It turns out that the economic downturn has taken its toll even on the non-profit among us (gulp!) as National Public Radio announced today it would lay off 7 percent of its staff and cut two underperforming shows. "Day to Day," a midday news program, got the axe, as did, perhaps more troublingly, "News and Notes," NPR's latest attempt to reach out to an African-American audience. Both shows were based at NPR's new Culver City studios. So was this my fault for not giving money to both of our local public stations?
The shortfall was driven in large part by the erosion of corporate underwriting, [NPR interim president Dennis] Haarsager said. Earlier this year, budget planners counted on receiving $47 million from those corporate spots and online ads. Now, he said, the company projects that it will receive just $32 million in revenues for the current fiscal year.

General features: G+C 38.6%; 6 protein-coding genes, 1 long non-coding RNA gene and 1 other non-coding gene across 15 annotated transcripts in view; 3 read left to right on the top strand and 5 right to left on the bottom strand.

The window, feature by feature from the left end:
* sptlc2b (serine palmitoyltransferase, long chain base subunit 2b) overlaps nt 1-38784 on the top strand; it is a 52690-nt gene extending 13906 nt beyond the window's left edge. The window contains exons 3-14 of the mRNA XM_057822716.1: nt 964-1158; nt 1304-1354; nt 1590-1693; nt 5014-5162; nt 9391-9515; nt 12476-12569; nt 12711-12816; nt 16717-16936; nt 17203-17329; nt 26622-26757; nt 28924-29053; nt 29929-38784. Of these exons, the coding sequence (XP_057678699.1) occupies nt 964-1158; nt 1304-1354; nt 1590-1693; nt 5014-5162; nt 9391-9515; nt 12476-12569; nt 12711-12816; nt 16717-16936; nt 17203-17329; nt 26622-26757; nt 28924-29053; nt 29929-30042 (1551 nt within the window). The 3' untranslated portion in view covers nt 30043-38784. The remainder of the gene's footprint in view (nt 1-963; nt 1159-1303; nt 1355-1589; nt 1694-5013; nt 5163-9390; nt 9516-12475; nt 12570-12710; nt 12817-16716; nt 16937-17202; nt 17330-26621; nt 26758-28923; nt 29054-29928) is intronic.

Whew, I'm off the hook. But what happened to all that Big Mac money?
Interest payments from an endowment created from the bequest of the late Joan Kroc, which have typically paid out about $10 million a year to NPR, were wiped out by the sharp downturn in the financial markets. However, NPR's board authorized the company to draw down $15 million from the company's operating reserves, most of which also came from the Kroc gift.
Ouch. Can we get a public radio bailout? It looks like they need about $20 million, which is around .003% of $700 billion, just FYI.